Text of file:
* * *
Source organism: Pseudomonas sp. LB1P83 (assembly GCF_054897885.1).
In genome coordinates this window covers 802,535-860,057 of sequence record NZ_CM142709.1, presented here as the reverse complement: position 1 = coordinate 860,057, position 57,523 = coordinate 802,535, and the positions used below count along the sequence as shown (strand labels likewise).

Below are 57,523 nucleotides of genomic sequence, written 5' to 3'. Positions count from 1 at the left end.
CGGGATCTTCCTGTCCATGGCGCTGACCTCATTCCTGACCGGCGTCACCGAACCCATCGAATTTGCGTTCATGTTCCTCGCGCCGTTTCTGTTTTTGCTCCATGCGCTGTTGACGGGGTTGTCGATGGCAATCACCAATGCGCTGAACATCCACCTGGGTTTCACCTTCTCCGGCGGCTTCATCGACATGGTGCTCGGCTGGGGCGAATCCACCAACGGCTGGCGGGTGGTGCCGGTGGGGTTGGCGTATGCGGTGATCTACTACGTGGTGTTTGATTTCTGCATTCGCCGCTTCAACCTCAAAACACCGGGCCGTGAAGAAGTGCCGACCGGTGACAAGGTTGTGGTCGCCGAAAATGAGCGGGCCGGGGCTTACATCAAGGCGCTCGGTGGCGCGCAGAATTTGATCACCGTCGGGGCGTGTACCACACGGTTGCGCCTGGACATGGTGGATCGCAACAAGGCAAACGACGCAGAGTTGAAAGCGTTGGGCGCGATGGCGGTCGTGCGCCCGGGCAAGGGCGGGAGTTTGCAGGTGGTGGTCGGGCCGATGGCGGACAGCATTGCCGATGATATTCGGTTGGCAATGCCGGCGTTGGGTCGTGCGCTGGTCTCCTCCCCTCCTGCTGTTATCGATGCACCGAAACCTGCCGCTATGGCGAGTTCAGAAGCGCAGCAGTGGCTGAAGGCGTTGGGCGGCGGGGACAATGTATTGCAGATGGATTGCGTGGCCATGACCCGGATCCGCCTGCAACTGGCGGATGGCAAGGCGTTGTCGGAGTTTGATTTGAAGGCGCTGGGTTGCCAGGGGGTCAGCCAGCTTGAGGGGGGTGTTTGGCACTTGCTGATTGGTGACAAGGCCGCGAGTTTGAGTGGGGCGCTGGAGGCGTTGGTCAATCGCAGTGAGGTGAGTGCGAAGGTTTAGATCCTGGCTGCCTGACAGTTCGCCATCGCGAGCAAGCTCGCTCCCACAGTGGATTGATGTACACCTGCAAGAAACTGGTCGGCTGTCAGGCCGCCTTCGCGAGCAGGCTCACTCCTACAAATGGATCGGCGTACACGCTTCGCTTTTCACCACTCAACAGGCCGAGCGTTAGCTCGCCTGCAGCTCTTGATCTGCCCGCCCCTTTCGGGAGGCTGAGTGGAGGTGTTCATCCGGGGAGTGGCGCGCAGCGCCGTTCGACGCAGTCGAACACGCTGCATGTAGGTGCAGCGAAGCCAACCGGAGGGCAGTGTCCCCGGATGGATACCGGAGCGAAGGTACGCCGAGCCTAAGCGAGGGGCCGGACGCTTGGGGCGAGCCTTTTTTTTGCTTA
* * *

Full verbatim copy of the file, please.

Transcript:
Source organism: Pseudomonas sp. LB1P83 (assembly GCF_054897885.1).
In genome coordinates this window covers 802,535-860,057 of sequence record NZ_CM142709.1, presented here as the reverse complement: position 1 = coordinate 860,057, position 57,523 = coordinate 802,535, and the positions used below count along the sequence as shown (strand labels likewise).

Below are 57,523 nucleotides of genomic sequence, written 5' to 3'. Positions count from 1 at the left end.
CGGGATCTTCCTGTCCATGGCGCTGACCTCATTCCTGACCGGCGTCACCGAACCCATCGAATTTGCGTTCATGTTCCTCGCGCCGTTTCTGTTTTTGCTCCATGCGCTGTTGACGGGGTTGTCGATGGCAATCACCAATGCGCTGAACATCCACCTGGGTTTCACCTTCTCCGGCGGCTTCATCGACATGGTGCTCGGCTGGGGCGAATCCACCAACGGCTGGCGGGTGGTGCCGGTGGGGTTGGCGTATGCGGTGATCTACTACGTGGTGTTTGATTTCTGCATTCGCCGCTTCAACCTCAAAACACCGGGCCGTGAAGAAGTGCCGACCGGTGACAAGGTTGTGGTCGCCGAAAATGAGCGGGCCGGGGCTTACATCAAGGCGCTCGGTGGCGCGCAGAATTTGATCACCGTCGGGGCGTGTACCACACGGTTGCGCCTGGACATGGTGGATCGCAACAAGGCAAACGACGCAGAGTTGAAAGCGTTGGGCGCGATGGCGGTCGTGCGCCCGGGCAAGGGCGGGAGTTTGCAGGTGGTGGTCGGGCCGATGGCGGACAGCATTGCCGATGATATTCGGTTGGCAATGCCGGCGTTGGGTCGTGCGCTGGTCTCCTCCCCTCCTGCTGTTATCGATGCACCGAAACCTGCCGCTATGGCGAGTTCAGAAGCGCAGCAGTGGCTGAAGGCGTTGGGCGGCGGGGACAATGTATTGCAGATGGATTGCGTGGCCATGACCCGGATCCGCCTGCAACTGGCGGATGGCAAGGCGTTGTCGGAGTTTGATTTGAAGGCGCTGGGTTGCCAGGGGGTCAGCCAGCTTGAGGGGGGTGTTTGGCACTTGCTGATTGGTGACAAGGCCGCGAGTTTGAGTGGGGCGCTGGAGGCGTTGGTCAATCGCAGTGAGGTGAGTGCGAAGGTTTAGATCCTGGCTGCCTGACAGTTCGCCATCGCGAGCAAGCTCGCTCCCACAGTGGATTGATGTACACCTGCAAGAAACTGGTCGGCTGTCAGGCCGCCTTCGCGAGCAGGCTCACTCCTACAAATGGATCGGCGTACACGCTTCGCTTTTCACCACTCAACAGGCCGAGCGTTAGCTCGCCTGCAGCTCTTGATCTGCCCGCCCCTTTCGGGAGGCTGAGTGGAGGTGTTCATCCGGGGAGTGGCGCGCAGCGCCGTTCGACGCAGTCGAACACGCTGCATGTAGGTGCAGCGAAGCCAACCGGAGGGCAGTGTCCCCGGATGGATACCGGAGCGAAGGTACGCCGAGCCTAAGCGAGGGGCCGGACGCTTGGGGCGAGCCTTTTTTTTGCTTA